PHILADELPHIA — Former secretary of state John Kerry warned Tuesday that if the United States withdraws from the Iran nuclear deal, it will take decades to re-negotiate another set of limitations on Tehran’s nuclear program
Speaking to the World Affairs Council at Villanova University in suburban Philadelphia, Kerry recalled the atmosphere of deep distrust surrounding the talks, particularly between the two countries with a long history of enmity. Iran’s Supreme Leader Ali Khamenei repeatedly told his envoys they could never trust the United States. Kerry said U.S. allies in the Middle East were urging the Obama administration to bomb Iran, not talk with it.
Despite the pressure, six world powers eventually agreed to lift sanctions and Iran agreed to open up its nuclear facilities to international monitors and abide by curbs on its enriched uranium. Kerry called it the “strictest, most transparent, most accountable arms control agreement on the planet today.”
“If we pull back from what they have done, it will be 30 years before another president will ever sit down with Iranians to negotiate,” said Kerry, who was involved in secret meetings that kickstarted negotiations and then often led them. “Then we will be on track, if something goes wrong, of confrontation.”
President Trump has indicated he is inclined to take steps in May that could kill the 2015 agreement, although U.S. officials have been meeting with Europeans to see if they can find ways to address Trump’s concerns. Kerry suggested Iran would likely take immediate steps to enrich more uranium and other actions now prohibited until the limits “sunset,” in some cases 15 years in the future.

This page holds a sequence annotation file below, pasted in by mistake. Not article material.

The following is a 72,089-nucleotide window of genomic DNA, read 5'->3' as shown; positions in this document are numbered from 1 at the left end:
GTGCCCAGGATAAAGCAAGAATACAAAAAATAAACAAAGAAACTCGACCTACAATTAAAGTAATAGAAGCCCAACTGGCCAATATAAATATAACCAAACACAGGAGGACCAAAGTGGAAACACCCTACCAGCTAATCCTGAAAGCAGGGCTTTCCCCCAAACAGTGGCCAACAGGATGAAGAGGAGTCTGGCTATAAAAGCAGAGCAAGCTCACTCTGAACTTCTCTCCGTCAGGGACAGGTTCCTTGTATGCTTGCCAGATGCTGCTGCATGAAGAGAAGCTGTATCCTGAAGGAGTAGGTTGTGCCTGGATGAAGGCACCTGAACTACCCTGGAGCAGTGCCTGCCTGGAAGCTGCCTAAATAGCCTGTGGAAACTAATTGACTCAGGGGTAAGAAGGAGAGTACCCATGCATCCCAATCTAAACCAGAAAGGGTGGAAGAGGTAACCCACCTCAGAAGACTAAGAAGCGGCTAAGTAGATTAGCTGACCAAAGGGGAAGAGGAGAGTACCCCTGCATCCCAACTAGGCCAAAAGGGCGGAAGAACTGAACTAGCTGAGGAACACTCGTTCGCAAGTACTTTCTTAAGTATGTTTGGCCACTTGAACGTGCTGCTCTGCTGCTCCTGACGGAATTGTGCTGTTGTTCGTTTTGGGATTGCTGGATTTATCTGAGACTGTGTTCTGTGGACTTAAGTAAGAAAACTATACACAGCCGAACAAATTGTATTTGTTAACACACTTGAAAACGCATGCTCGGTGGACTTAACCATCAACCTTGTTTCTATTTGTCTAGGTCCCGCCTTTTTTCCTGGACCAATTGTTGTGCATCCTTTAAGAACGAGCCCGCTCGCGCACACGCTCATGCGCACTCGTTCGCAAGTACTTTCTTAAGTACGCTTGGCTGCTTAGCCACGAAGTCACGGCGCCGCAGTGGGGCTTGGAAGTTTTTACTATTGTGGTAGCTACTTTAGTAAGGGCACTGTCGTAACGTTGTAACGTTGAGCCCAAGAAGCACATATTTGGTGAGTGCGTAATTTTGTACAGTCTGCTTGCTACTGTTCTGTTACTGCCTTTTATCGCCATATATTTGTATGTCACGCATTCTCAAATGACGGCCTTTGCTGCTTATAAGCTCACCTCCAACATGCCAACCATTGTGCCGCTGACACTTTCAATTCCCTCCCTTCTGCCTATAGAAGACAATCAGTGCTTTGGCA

“Why would anyone want to leap ahead 15 years, and make it happen now?” Kerry asked.
Kerry, who has been immersed in writing his autobiography since leaving office 14 months ago, has made few public remarks as the efforts he cared most about have been eviscerated or cast aside by the Trump administration. Chief among them are the Iran deal, the Paris climate accord and the Trans-Pacific Partnership, a trade agreement.
Now, he is starting to take his criticism of Trump and his policies, into the open.
“Instead of responding to obvious needs, we see self, party and ideological interests trumping — no pun intended — the real interests of our nation,” he said.
Later, Kerry said previous generations of Americans had leaders “who actually stood up and led.”
“Today we don’t see that,” he added. “We get early morning tweet storms. Diversions from reality, from the truth itself.
“What I see today is a shocking avoidance of reality.”
Kerry talked briefly about Russian interference in the 2016 election, saying he suspected Russian President Vladimir Putin’s dislike for Hillary Clinton began when she gave a speech comparing him to Hitler.
Kerry said he found it necessary to “compartmentalize” criticism of some Kremlin actions so they could work together on issues of mutual concern. Making progress with the Syrian government that is led by President Bashar al-Assad, he said, depends on Russia’s cooperation.
“There is no solution to Syria without Russia, and without Iran,” he said. “They went in. We didn’t. They’re there. We’re not. They have influence with Assad. We don’t.”
In a casual aside, Kerry said what he missed most about being secretary of state was the ability to initiate events and groups to work on pressing world problems. At the end of the evening, Kerry had to rush to Philadelphia’s 30th Street Station to catch a train home.